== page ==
The Mirena® intrauterine device (IUD) has a storied legal history. Originally approved by the U.S. Food and Drug Administration (FDA) in the year 2000, the contraceptive device gained some popularity due to its five-year lifespan and convenience compared to a daily birth control pill. However, it became a common occurrence for women who used the device to have irregular and sometimes heavy bleeding after device implantation. The FDA has received nearly 50,000 reports of bleeding complications from use of the device, some of which have been life threatening.

Bayer Healthcare Pharmaceuticals, the manufacturer of the device, warned in product labeling that the device could cause some injury to the uterus upon insertion, but failed to mention that the device could migrate after insertion and puncture uterine walls, causing damage to other nearby organs.

What is a Mirena® IUD?

The Mirena IUD is a T-shaped plastic device that is inserted into a woman’s uterus by a doctor to prevent conception. The device releases levonorgestrel, a synthetic hormone, and is intended to prevent pregnancy. While IUDs are the most popular form of reversible birth control worldwide, IUDs comprise only about 10% of all contraceptives prescribed in the U.S.

What complications occur from use of the Mirena® IUD?

Besides bleeding complications, women who used the device reported weight gain, abdominal and pelvic pain, acne, tenderness of the breasts, mood swings, nausea, ovarian cysts, and vaginal discharge. Extreme complications include device migration, spontaneous device expulsion, breast cancer, complications in pregnancy, pelvic inflammatory disease (PID), and pseudotumor cerebri (PTC).

In addition to the above, some women had complications having the device removed. In some extreme cases, surgery was required to find and remove the device, since it had migrated from its original position.

Pseudotumor cerebri (PTC) is a condition that causes an increase in fluid pressure in the fluids surrounding the brain. This increased pressure may cause nerve damage in nerves directly connected to the brain, especially the auditory nerves and optic nerves. Untreated, this condition can cause tinnitus and vision impairment or even permanent blindness.

Legal History of the Mirena® IUD

Due to the above complications, nearly 2,000 lawsuits were filed nationwide by women experiencing difficulties from use of the device. At the federal level, most lawsuits were consolidated into a multi-district litigation (MDL) in 2013. This MDL, designated MDL 2434, was based on the device’s tendency to migrate after insertion. Due to a legal technicality raised by Bayer, this MDL was dismissed in 2016.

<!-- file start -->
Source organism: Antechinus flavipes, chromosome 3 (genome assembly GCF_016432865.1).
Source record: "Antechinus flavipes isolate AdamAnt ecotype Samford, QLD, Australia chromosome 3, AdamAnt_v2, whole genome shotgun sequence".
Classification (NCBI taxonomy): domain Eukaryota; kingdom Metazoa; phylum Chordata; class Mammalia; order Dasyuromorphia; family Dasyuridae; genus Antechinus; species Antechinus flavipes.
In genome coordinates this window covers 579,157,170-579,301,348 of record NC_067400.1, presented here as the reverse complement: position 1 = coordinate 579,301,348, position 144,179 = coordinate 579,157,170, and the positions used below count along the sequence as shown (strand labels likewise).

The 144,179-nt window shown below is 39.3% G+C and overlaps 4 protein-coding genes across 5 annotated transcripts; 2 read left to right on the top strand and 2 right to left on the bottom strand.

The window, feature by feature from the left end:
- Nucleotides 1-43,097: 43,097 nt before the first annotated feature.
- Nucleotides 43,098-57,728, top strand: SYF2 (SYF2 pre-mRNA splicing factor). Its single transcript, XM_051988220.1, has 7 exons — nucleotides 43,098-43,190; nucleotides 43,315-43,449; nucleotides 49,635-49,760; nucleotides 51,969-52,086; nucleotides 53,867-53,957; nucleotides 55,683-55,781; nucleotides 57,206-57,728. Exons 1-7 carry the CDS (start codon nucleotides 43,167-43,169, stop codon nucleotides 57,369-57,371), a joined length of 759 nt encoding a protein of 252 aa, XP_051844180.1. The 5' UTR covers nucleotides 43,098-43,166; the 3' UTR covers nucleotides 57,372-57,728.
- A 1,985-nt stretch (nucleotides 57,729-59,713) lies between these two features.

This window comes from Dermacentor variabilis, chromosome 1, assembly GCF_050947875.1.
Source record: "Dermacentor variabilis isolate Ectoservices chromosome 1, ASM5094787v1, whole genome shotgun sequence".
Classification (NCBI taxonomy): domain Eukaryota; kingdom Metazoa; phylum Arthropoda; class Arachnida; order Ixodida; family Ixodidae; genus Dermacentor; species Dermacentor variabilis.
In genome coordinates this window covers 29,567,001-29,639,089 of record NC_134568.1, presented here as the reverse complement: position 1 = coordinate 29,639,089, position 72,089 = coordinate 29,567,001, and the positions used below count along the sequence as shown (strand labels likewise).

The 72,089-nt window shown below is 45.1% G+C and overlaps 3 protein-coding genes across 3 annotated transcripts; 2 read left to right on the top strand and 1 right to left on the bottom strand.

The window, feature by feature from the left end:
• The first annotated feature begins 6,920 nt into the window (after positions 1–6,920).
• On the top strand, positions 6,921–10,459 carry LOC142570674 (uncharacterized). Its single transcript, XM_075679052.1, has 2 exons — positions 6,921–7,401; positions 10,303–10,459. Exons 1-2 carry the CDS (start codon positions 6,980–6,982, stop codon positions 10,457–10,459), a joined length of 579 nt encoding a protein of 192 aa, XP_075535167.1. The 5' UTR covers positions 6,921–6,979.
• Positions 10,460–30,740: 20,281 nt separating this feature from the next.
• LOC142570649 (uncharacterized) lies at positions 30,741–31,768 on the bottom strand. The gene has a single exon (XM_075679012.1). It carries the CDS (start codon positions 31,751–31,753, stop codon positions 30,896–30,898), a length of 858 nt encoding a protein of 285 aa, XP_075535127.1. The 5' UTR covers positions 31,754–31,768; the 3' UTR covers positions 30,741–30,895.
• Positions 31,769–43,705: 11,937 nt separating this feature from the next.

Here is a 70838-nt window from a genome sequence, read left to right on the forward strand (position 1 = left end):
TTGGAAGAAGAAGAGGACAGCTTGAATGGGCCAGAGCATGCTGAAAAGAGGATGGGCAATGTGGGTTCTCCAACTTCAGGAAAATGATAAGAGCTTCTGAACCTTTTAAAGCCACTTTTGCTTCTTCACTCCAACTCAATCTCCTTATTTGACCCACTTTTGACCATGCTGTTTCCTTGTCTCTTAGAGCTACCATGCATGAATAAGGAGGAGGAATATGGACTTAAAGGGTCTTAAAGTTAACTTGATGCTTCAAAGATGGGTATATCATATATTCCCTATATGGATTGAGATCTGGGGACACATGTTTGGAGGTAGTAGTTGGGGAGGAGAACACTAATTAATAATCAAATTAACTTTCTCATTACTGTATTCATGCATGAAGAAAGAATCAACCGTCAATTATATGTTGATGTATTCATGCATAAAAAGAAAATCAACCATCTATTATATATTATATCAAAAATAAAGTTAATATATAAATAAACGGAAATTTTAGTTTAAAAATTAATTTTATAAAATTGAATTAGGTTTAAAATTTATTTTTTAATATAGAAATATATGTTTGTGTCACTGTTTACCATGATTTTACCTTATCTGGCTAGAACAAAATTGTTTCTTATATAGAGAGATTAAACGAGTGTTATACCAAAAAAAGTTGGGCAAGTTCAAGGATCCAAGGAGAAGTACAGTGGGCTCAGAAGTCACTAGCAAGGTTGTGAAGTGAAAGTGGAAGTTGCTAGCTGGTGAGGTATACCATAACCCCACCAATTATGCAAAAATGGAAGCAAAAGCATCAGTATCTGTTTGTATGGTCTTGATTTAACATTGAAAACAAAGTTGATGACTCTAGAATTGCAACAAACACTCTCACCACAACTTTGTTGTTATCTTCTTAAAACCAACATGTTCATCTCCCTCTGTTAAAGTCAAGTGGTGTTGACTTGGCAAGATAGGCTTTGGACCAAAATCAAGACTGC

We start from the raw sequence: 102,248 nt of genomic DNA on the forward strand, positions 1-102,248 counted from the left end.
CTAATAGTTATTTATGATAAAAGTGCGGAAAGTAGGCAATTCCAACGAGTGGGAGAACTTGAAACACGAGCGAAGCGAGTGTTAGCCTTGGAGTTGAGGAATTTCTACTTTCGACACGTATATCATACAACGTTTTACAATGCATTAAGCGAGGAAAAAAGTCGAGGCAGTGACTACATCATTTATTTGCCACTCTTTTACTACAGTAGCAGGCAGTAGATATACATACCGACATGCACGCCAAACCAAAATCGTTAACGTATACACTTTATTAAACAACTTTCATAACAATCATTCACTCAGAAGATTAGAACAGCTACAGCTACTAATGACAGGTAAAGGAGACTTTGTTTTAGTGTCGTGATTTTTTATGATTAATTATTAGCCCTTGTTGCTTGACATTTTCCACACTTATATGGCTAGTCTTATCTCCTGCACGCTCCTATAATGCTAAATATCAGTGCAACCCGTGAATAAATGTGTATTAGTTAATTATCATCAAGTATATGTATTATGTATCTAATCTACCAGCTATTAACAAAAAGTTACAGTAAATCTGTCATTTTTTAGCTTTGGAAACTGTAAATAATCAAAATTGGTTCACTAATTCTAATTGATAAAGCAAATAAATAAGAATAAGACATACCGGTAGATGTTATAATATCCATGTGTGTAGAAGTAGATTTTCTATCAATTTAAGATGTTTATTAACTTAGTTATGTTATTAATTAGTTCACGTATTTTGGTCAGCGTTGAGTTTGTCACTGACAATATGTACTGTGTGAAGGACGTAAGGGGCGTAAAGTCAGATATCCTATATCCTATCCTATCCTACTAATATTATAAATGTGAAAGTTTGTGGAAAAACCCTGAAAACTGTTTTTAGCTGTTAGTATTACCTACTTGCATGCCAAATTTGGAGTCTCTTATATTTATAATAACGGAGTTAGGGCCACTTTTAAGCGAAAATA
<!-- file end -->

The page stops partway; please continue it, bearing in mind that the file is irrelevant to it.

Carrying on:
A smaller portion of federal cases related to the Mirena IUD had to do with its active ingredient, levonorgestrel, causing a condition called pseudotumor cerebri (PTC), also known as idiopathic intracranial hypertension, which causes symptoms similar to a brain tumor. The side effects of PTC include vision loss and vision-related problems, severe headaches, and ringing in the ears (tinnitus).

This group of Mirena IUD cases was consolidated into a different MDL, designated MDL 2767, in the Southern District of New York, presided over by U.S. District Judge Paul A. Engelmayer. Approximately 500 cases make up this MDL, with new cases being brought and joining this MDL on a daily basis.

Case Studies Report Risk of PTC From Use of Levonorgestrel

As early as 1995, studies began to show a relationship between levonorgestrel implants and PTC. One such study published in the New England Journal of Medicine (NEJM) reports the relationship between severe headaches, vision problems, and levonorgestrel use.

Nevada Mirena® IUD Lawsuits

The Richard Harris Law Firm represents women who were prescribed the Mirena contraceptive device and later developed tinnitus or vision loss due to pseudotumor cerebri (PTC). If you were prescribed and used this form of birth control and at some later time were treated for complications such as tinnitus or temporary or permanent vision loss due to PTC, you may be entitled to compensation. Call our office today to discuss your potential case at (702) 444-4444.

Learn More:

https://www.nejm.org/doi/full/10.1056/NEJM199506223322519#t=article